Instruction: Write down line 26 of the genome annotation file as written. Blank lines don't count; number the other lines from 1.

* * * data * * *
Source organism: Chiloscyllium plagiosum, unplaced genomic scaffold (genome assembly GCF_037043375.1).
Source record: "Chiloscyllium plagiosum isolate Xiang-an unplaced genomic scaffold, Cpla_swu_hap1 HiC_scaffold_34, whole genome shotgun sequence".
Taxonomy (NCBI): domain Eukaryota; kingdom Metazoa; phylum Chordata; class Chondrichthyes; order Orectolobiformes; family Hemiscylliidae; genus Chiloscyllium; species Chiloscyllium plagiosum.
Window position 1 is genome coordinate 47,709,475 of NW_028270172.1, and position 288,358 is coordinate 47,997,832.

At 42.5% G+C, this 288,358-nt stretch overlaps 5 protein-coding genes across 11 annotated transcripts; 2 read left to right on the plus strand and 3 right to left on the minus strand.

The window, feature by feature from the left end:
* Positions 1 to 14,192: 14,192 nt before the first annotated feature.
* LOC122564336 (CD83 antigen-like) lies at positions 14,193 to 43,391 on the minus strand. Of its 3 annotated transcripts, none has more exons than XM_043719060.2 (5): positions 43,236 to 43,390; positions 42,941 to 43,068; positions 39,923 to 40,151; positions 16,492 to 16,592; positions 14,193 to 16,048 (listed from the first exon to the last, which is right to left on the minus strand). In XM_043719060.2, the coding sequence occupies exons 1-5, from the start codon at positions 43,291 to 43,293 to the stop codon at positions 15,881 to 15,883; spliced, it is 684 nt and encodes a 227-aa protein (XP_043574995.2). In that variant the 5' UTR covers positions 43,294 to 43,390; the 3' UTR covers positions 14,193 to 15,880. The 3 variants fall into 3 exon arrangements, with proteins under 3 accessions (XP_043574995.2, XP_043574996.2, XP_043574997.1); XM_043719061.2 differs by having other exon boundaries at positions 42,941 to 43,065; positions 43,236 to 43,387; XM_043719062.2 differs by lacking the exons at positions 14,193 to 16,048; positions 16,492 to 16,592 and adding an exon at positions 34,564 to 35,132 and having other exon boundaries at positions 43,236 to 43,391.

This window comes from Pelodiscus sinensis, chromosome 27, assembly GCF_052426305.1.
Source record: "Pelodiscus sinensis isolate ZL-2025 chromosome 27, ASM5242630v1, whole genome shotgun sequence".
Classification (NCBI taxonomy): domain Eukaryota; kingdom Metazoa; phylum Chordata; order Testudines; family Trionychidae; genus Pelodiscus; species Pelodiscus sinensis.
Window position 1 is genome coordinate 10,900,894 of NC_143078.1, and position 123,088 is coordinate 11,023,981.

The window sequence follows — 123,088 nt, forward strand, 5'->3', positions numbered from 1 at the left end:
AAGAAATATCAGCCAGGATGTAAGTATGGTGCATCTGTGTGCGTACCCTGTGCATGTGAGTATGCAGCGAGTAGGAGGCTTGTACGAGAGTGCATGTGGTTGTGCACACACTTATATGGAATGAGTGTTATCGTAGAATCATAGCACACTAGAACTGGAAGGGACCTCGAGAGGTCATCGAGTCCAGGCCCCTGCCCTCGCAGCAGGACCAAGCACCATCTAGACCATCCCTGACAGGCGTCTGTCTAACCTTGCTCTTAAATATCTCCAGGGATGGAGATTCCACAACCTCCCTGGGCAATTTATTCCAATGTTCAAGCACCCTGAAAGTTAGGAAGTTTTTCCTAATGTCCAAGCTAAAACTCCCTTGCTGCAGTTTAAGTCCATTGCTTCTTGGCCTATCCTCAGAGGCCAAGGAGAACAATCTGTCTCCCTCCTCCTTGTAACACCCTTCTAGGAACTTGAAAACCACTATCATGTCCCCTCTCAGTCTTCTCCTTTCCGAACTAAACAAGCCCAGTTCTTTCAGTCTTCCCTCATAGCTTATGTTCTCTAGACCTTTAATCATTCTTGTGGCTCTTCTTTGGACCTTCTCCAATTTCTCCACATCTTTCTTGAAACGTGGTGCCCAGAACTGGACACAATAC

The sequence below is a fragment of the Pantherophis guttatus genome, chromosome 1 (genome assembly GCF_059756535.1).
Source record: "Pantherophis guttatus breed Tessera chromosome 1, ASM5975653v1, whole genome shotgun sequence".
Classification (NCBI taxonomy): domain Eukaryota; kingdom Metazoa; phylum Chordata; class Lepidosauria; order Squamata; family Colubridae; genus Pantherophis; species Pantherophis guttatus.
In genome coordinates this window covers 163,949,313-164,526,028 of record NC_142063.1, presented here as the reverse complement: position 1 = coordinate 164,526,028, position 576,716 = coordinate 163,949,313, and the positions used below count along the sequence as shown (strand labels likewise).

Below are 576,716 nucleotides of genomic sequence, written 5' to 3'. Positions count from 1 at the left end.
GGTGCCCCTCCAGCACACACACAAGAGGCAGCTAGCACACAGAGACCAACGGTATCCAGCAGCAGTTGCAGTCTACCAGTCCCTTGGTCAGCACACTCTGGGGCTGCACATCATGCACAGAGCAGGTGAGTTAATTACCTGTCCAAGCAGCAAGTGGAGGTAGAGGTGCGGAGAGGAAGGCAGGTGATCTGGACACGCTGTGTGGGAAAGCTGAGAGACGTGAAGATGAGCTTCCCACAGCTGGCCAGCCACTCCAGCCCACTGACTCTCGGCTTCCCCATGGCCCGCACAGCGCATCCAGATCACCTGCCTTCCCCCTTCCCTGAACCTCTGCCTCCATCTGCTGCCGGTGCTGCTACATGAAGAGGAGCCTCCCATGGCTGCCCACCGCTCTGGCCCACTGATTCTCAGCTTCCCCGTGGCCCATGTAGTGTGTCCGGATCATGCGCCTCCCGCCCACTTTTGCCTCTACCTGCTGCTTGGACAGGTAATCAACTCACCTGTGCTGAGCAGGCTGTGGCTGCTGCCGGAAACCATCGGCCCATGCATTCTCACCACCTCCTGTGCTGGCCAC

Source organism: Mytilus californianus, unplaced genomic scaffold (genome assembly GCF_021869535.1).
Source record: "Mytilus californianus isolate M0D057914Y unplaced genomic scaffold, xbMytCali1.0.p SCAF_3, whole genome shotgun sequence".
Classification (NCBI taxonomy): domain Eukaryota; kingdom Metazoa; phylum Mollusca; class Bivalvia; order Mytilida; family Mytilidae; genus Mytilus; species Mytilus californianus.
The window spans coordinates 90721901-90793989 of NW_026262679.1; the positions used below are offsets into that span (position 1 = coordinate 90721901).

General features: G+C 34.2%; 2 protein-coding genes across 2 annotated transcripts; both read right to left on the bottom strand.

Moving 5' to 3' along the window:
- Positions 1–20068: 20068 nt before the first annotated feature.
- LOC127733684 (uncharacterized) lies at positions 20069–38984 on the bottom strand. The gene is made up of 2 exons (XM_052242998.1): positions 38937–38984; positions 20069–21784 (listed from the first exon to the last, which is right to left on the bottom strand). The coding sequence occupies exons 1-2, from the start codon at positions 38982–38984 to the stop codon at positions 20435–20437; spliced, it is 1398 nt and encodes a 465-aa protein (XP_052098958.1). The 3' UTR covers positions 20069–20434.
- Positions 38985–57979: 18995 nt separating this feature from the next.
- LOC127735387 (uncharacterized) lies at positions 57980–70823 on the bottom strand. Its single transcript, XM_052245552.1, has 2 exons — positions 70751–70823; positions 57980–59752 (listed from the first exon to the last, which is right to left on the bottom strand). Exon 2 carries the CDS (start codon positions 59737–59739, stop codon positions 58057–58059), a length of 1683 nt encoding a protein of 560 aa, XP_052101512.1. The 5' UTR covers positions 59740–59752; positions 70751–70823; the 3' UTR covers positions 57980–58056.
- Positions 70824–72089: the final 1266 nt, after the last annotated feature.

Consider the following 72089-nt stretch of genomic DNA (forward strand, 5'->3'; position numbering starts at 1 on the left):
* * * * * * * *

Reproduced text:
Moving 5' to 3' along the window: